Closing the Loop: The Ultimate Guide to Purging Sustainably

 
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*Originally posted on Sept. 13, 2016. Updated and re-posted Spring 2019. All of these resources and opinions are my own and are not affiliate links.

Purging and simplifying is a healthy process.

However, just because we have reached the end of the road with our things, doesn’t mean they have reached the end of their life cycle! Closing the product loop keeps textiles, furnishings and electronics out of landfills, provides for people in need, and keeps our earth healthy. Here are a few resources to help close the loop, including a few resources specifically local to San Francisco. Here we go!

I am looking for inspiration, where do I start?

Book: The Life Changing Magic of Tidying Up by Marie Kondo

A little motivation and strategy on how to reduce clutter, what to get rid of, in what order to get rid of it, and how to find a home for what stays. Simple read. Sparks inspiration. #DoesItSparkJoy

I’m ready to purge my closet! Umm..  Where can I donate my things?

When donating clothing, the Goodwill, Salvation Army and Out of the Closet are my immediate go to’s.

For San Francisco readers, one of my favorite thrift stores is Community Thrift Store in the Mission. This nonprofit supports a long list of local social service organizations. Want to support one of these organizations? Drop off your donated items and name the organization you’d like to benefit from the sale of your goods. Here is a list of Welcome/ Unacceptable items for your consideration.


I want to recycle clothes I’ve bought and worn by returning them to retailers.

UNIQLO has an All Product Recycling Initiative  that accepts used UNIQLO clothing and either donates the clothing to families in need worldwide or recycles the fabric. Return your used UNIQLO clothes to any UNIQLO store.

H & M stores collect garments “from any brand and in any condition” and recycles them into new clothing. They currently integrate 20% of used clothing fibers into new textiles.

I want to buy refurbished aka ‘renewed’ clothing.

The Renewal Workshop is a newly formed company to watch. They are partnering with retail brands to acquire, refurbish and resell “their returned and excess apparel through a proprietary process.” You can view their launching Indiegogo campaign Here.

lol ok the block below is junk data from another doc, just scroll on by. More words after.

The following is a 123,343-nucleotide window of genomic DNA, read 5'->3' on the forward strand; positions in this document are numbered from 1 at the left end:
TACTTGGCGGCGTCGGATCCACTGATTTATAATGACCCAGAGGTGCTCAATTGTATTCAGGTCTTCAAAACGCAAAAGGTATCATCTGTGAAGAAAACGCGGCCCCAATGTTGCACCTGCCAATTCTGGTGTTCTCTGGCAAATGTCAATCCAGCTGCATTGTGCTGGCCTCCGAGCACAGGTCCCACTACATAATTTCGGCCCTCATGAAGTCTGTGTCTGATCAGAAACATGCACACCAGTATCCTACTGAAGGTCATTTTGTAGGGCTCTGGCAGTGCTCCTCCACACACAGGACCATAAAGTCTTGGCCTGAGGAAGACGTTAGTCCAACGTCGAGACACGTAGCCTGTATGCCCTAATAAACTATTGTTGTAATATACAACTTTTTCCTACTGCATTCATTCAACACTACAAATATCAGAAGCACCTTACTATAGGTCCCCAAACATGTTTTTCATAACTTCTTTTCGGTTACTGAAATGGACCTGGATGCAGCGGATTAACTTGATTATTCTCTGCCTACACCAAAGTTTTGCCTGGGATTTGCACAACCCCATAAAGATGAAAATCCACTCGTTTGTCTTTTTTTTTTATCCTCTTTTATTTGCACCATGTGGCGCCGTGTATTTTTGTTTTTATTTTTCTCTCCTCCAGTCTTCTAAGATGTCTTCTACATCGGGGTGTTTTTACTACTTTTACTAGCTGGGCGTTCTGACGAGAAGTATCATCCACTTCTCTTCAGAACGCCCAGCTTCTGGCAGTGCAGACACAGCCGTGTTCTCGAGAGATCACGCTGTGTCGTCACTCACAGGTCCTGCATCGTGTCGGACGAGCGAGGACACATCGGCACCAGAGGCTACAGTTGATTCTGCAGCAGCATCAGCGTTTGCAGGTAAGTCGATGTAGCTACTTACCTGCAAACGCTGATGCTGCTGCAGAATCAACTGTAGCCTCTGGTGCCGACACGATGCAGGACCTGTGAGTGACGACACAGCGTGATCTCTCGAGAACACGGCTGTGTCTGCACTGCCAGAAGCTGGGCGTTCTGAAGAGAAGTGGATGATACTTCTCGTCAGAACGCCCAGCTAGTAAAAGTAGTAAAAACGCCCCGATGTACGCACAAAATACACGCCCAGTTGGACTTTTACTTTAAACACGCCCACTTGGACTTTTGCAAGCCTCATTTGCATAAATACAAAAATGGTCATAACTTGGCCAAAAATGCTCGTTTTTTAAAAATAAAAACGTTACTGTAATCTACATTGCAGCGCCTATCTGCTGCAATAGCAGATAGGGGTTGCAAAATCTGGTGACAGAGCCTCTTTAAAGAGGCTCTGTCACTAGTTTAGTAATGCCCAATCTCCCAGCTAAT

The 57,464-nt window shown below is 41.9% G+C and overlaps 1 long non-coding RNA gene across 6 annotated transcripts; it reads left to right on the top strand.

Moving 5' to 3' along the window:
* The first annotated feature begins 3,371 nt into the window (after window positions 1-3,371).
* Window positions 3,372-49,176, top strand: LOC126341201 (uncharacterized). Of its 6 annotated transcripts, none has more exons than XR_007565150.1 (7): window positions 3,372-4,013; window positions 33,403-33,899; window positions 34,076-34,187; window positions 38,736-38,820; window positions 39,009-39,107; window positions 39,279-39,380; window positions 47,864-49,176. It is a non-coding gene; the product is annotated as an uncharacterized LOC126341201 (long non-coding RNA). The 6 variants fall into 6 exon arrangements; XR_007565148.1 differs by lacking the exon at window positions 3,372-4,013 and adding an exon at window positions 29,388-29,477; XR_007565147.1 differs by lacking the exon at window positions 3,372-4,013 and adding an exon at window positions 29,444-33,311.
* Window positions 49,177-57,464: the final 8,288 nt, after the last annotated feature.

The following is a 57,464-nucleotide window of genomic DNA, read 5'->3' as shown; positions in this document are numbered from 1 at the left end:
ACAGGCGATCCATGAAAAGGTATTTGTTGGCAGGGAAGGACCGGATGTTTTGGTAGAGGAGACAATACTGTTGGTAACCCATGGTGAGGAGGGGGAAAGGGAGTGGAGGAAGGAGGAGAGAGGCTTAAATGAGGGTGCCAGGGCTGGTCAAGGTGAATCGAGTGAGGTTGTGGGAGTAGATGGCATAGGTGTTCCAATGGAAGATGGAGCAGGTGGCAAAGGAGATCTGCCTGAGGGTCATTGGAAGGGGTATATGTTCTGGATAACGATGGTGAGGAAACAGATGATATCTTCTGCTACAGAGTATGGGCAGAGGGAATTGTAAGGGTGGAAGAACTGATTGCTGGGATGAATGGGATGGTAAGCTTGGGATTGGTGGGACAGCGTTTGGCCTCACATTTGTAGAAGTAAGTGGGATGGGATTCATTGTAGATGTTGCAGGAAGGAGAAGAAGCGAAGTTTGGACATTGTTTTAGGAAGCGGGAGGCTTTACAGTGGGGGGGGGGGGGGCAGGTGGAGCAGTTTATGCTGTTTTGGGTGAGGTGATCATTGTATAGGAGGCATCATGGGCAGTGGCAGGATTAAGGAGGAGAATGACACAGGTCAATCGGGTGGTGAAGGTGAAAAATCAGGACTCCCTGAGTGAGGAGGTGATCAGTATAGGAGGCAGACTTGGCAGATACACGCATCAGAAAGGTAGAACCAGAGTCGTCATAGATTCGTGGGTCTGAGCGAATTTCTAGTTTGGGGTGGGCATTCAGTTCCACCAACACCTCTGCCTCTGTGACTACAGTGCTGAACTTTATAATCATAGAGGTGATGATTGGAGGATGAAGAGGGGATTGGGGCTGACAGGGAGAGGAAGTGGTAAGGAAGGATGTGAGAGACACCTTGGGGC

I want to sell or buy slightly used clothes.

Order a Clean Out Kit from ThredUp. ThredUp is an online consignment store where you can buy or sell like-new clothes and accessories.

Poshmark and Tradesy are additional online platforms to buy and sell your clothing and accessories. Tradesy is where you will go to buy and sell designer fashion brands.

I’m ready to invest in a minimalist closet!  

Meet Cuyana. An SF based clothing line whose philosophy is “Fewer Better Things”. In support of this philosophy, with every Cuyana purchase, you receive a reusable bag to fill up old clothes. Cuyana donates these clothes to their nonprofit partner H.E.A.R.T. and gives you a 10% discount on your next Cuyana purchase.

I, umm… have bigger things to let go of.

Ready to get rid of the big stuff? These online marketplace platforms might be a great start. To let go of just about anything check out Let go. For furnishings there is Trove, and for high-end furnishing in particular there is Chairish.

If you have bulky stuff you’d like to get rid of, but can’t donate them or sell them (think, stinky old mattress) and you are in SF (sorry non-sf folks) you can connect with Recology directly to have your Bulky appliances, electronics, mattresses, furniture, carpet and padding, etc. picked up. 1-2 pick ups are free.

What about my electronics? (SF)

This one is also San Francisco specific — but there may be similar programs in your area to look up!

So, we can’t just throw our batteries (or other toxic stuff) into the trash. If you need to get rid of toxic electronics ewastesf is a great resource. Some items are free to drop off and some items cost a small fee to be recycled.


Wait! I want to keep my Skis --but I don’t have a place to put them. (SF)

If you live in San Francisco two things are most likely true-- You have a ‘space’ issue and you enjoy the robust on-demand culture we have here in the city! OMNI is a great  ‘on-demand’ storage solution. They pick up, drop off, photograph and catalog all of your belongings.  You pay per item vs. storage unit and you control it all via an app on your phone.

If you live outside of San Francisco and have resources to share, please share them in the comments below. How you declutter sustainably?

Thank you for taking this journey with me!

From my heart center to yours, Noemi